“Enrolling in a Boston charter school doubles the likelihood that students lose their special education or English Language Learner status, but exposes students to a high-performing general education program that includes high intensity tutoring, data driven instruction, and increased instructional time. The positive effects extend to college: charters nearly double the likelihood that English Language Learners enroll in four-year colleges and quadruple the likelihood that special education students graduate from two-year college.” That’s from this new working paper from Elizabeth Setren.
Jason Weeby has five lessons about designing effective convenings.
Read Max Marchitello on how teacher pension plans exacerbate salary differences across districts. The comparisons of teachers in Santa Clara versus Oakland, CA are particularly eye-opening.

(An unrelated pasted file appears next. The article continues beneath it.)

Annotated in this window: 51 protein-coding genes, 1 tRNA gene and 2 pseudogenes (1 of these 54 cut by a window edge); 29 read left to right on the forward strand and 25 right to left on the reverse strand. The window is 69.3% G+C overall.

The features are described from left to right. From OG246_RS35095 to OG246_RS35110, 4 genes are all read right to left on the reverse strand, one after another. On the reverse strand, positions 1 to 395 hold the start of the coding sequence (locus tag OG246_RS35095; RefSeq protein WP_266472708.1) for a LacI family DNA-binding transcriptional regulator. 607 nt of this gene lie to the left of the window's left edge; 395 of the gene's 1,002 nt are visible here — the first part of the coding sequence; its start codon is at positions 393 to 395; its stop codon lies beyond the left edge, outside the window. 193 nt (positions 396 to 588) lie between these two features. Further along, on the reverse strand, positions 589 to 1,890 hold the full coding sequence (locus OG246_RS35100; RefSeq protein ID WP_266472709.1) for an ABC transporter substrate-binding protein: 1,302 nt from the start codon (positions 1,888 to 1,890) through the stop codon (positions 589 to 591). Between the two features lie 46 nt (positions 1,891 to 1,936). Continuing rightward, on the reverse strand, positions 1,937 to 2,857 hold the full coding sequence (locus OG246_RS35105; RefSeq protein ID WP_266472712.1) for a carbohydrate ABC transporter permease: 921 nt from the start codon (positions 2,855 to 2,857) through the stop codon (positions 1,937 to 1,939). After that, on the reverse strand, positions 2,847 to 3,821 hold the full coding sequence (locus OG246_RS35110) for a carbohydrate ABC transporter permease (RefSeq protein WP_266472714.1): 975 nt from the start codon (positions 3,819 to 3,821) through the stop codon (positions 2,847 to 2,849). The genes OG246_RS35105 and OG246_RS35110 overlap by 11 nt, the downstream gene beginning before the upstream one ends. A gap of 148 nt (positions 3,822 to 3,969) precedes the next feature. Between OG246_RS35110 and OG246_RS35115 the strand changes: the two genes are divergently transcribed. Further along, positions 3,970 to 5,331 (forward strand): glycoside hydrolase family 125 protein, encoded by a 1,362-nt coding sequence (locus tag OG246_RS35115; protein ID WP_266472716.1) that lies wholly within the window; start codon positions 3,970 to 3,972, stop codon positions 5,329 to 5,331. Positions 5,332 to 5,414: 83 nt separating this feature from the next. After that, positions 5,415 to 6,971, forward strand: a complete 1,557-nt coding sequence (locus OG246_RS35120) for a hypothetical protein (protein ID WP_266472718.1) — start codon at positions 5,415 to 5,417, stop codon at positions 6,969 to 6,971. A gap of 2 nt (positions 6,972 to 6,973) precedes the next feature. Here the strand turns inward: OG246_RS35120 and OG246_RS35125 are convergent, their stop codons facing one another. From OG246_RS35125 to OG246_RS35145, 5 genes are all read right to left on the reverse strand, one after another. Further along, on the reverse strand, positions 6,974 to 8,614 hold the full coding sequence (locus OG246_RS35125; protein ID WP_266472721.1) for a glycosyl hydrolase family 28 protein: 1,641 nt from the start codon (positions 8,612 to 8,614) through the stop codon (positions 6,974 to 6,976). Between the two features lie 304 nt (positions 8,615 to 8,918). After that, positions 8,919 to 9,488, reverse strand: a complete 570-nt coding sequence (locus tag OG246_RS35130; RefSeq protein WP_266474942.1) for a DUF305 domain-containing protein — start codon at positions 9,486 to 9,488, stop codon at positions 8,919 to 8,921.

Two interesting data briefs on early-career teachers in North Carolina public schools from Kevin Bastian and EdNC. See this one on placement rates by preparation program, subject area, and race/ ethnicity of the teacher candidates. And this one on early-career performance and retention.
Are colleges of education really cash cows? NCTQ’s Amber Moorer digs into some new data suggesting it might be time to retire that myth.
And if you liked The Lion King, you should probably read this.
–Guest post by Chad Aldeman